[[Orig. Op. Page 3]]
This appears to be the provision most appropriate to the question posed. No provision of the Sockeye Treaty Act specifically relates to any open or closed periods or areas. The similar provision in the convention or treaty is Article IV which reads, in part:
"The Commission is hereby empowered to limit or prohibit taking sockeye (and pink) salmon in respect of all or any of the waters described in Article I of this Convention, . . .
It appears then, that the International Pacific Salmon Fisheries Commission is empowered to regulate within the very waters that have been set aside as a fish preserve by regulation of the Director of Fisheries. The empowering legislation in such instances should be liberally construed to effect the intended purposes. Bailey v. Holland, 126 F. (2d) 317 (1942). (As to delegation of authority see: Dow v. Ickes, 123 F. (2d) 909 (1941); United States v. Reese, 27 Fed. Supp. 833 (1939); United States v. Griffin, 12 Fed. Supp. 135 (1935); Shouse v. Moore, 11 Fed. Supp. 784 (1935).)
Furthermore, it has been said, although the language is dicta, that fisheries are a proper subject for treaties, United States v. Rockefeller, 260 Fed. 346 (1919);United States v. Samples, 258 Fed. 479 (1919). These cases involved the validity of the treaties with Great Britain on behalf of the Dominion of Canada, and the United Mexican States, the attendant congressional acts, and subsequent administrative regulations relating to migratory birds. (See 16 U.S.C.A., §§ 703-710, and the annotations thereto.) The validity of these conservation measures was upheld in varying circumstances in the cases cited above, and inMissouri v. Holland, 252 U.S. 416, 40 S.Ct. 382, 64 L.Ed. 641, 111 A.L.R. 984 (1920); United States v. Selkirk, 258 Fed. 775 (1919); and, United States v. Thompson, 258 Fed. 257 (1919). In any regard it is sufficient to state that assuming the treaty and federal legislation applicable to the question posed to be valid, as we must, they are to be considered paramount to and to supersede state regulatory measures. Missouri v. Holland, supra. Our own court has recognized that the provisions of a treaty between the United States and another country are the supreme law of the land and paramount to a law of this State. SeeState ex rel. Tanner v. Staeheli, 112 Wash. 344, 349, 192 Pac. 991 (1920).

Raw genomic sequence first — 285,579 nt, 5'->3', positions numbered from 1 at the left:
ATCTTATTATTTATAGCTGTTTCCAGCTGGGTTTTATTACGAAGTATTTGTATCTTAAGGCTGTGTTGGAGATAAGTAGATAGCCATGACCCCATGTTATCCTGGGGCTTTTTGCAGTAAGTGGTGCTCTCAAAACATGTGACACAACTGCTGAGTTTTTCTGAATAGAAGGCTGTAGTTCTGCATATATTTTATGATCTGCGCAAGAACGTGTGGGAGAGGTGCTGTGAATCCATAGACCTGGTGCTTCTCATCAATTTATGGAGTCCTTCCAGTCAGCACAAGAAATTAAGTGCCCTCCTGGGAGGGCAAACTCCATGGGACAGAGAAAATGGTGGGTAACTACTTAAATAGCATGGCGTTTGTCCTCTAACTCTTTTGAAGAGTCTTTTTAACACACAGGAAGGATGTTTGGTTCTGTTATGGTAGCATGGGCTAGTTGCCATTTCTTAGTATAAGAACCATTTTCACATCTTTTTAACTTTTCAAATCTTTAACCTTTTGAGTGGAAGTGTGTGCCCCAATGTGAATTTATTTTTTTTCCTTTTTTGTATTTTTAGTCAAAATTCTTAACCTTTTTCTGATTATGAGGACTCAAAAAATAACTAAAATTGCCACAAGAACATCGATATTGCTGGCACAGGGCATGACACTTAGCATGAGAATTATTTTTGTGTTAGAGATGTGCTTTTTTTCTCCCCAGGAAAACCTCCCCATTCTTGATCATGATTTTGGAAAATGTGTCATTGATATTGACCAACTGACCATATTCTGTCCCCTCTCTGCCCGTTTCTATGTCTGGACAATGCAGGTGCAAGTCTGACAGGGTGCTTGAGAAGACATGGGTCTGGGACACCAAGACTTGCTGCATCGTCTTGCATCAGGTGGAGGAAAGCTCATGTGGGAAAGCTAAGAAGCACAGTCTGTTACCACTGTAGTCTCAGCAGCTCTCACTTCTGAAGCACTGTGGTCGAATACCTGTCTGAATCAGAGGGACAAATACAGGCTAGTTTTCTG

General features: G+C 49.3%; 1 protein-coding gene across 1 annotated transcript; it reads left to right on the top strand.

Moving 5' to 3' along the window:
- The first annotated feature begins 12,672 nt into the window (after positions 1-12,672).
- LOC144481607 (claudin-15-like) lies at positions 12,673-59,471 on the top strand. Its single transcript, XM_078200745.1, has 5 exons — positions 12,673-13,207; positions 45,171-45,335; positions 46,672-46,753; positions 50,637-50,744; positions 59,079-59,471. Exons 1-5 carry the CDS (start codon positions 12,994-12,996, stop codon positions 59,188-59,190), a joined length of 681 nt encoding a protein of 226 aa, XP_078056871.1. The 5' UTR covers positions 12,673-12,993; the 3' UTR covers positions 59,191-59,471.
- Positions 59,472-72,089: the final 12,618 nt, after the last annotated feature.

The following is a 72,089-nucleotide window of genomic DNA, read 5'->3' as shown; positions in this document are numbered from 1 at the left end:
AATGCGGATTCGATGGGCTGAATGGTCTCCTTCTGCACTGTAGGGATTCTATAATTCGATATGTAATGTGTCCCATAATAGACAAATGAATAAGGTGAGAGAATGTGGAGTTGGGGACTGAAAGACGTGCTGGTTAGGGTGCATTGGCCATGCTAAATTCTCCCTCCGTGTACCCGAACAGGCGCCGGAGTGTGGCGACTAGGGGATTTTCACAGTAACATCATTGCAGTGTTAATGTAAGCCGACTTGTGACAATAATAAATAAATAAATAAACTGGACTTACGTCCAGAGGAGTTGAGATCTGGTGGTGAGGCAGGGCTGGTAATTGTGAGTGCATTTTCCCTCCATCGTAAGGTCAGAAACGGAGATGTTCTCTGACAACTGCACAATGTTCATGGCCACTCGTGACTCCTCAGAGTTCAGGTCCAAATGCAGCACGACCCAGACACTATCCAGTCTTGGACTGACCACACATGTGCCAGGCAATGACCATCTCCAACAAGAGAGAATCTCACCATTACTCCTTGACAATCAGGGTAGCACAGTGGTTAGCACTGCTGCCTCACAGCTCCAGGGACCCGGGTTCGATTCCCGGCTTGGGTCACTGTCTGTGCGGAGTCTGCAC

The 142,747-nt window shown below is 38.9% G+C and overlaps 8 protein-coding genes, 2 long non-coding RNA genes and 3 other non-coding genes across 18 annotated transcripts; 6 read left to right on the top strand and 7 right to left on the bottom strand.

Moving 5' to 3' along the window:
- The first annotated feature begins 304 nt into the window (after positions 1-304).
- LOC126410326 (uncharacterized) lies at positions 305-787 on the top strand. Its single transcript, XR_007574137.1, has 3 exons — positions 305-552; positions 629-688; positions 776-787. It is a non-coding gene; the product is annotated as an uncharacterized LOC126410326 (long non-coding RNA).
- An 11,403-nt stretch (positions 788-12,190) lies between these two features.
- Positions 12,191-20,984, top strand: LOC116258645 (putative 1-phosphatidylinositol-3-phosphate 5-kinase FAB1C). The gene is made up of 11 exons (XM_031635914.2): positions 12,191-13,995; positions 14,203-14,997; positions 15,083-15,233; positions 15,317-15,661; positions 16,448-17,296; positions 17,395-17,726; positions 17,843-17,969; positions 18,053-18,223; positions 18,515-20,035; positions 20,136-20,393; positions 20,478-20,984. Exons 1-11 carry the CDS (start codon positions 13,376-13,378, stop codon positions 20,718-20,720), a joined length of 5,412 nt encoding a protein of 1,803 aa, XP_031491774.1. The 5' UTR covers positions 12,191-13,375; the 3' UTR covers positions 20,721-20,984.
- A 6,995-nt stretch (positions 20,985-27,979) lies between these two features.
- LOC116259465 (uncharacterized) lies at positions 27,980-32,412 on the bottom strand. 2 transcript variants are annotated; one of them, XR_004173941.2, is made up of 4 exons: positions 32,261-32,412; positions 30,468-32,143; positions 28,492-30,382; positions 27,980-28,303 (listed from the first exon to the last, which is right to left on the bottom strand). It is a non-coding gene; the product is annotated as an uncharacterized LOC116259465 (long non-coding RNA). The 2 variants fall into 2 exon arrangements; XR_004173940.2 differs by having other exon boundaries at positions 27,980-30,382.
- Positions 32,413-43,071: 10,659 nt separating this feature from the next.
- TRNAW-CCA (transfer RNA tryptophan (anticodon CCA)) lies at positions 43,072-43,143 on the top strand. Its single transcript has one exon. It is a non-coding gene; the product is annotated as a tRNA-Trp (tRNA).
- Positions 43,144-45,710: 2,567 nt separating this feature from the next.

However, the International Pacific Salmon Fisheries Commission is empowered to regulate only as to two species of salmon. The [[Orig. Op. Page 4]] authority of the State Director of Fisheries purports to extend to all species of salmon as well as other fish and shellfish. The regulation of the state official involved here makes no distinction as to varieties or species affected.
Furthermore, we understand that the international commission does not, with minor exceptions, actually promulgate regulations, but has generally only recommended to the affected governmental agencies for promulgation certain regulatory measures. In doing so, the Commission has recognized the state preserve area in the Strait of Juan de Fuca.
Therefore, we conclude that should the International Pacific Salmon Fisheries Commission promulgate a regulation which is contrary to the state regulation, through which commercial fishing is prohibited in the preserve area, the state regulation would be superseded insofar as it applied to sockeye and pink salmon.
We trust that we have been of assistance.
Very truly yours,
JOHN J. O'CONNELL
ERNEST M. FURNIA
Assistant Attorney General